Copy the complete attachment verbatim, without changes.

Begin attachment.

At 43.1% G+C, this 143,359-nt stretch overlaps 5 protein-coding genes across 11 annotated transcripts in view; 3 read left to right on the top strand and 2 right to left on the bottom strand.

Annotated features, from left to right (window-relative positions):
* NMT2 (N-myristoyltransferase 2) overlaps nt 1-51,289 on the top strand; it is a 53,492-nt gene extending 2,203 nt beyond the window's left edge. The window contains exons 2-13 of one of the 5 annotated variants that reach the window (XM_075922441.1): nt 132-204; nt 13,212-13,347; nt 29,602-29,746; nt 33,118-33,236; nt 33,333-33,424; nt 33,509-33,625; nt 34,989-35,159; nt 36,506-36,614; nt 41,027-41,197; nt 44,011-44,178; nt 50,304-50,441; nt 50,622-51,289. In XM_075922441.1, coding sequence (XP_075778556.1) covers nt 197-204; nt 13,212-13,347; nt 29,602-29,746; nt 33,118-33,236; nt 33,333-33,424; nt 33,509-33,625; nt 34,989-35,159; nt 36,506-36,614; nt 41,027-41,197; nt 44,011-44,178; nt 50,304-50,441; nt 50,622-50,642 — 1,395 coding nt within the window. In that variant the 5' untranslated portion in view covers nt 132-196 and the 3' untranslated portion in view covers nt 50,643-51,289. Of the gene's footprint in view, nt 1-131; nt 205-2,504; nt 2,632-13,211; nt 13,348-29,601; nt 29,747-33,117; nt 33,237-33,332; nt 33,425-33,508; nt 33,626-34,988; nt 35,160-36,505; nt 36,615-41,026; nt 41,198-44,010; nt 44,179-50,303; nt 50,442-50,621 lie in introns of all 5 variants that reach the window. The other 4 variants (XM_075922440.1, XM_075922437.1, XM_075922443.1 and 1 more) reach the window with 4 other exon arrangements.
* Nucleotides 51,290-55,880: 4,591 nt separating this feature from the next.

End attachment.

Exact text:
At 43.1% G+C, this 143,359-nt stretch overlaps 5 protein-coding genes across 11 annotated transcripts in view; 3 read left to right on the top strand and 2 right to left on the bottom strand.

Annotated features, from left to right (window-relative positions):
* NMT2 (N-myristoyltransferase 2) overlaps nt 1-51,289 on the top strand; it is a 53,492-nt gene extending 2,203 nt beyond the window's left edge. The window contains exons 2-13 of one of the 5 annotated variants that reach the window (XM_075922441.1): nt 132-204; nt 13,212-13,347; nt 29,602-29,746; nt 33,118-33,236; nt 33,333-33,424; nt 33,509-33,625; nt 34,989-35,159; nt 36,506-36,614; nt 41,027-41,197; nt 44,011-44,178; nt 50,304-50,441; nt 50,622-51,289. In XM_075922441.1, coding sequence (XP_075778556.1) covers nt 197-204; nt 13,212-13,347; nt 29,602-29,746; nt 33,118-33,236; nt 33,333-33,424; nt 33,509-33,625; nt 34,989-35,159; nt 36,506-36,614; nt 41,027-41,197; nt 44,011-44,178; nt 50,304-50,441; nt 50,622-50,642 — 1,395 coding nt within the window. In that variant the 5' untranslated portion in view covers nt 132-196 and the 3' untranslated portion in view covers nt 50,643-51,289. Of the gene's footprint in view, nt 1-131; nt 205-2,504; nt 2,632-13,211; nt 13,348-29,601; nt 29,747-33,117; nt 33,237-33,332; nt 33,425-33,508; nt 33,626-34,988; nt 35,160-36,505; nt 36,615-41,026; nt 41,198-44,010; nt 44,179-50,303; nt 50,442-50,621 lie in introns of all 5 variants that reach the window. The other 4 variants (XM_075922440.1, XM_075922437.1, XM_075922443.1 and 1 more) reach the window with 4 other exon arrangements.
* Nucleotides 51,290-55,880: 4,591 nt separating this feature from the next.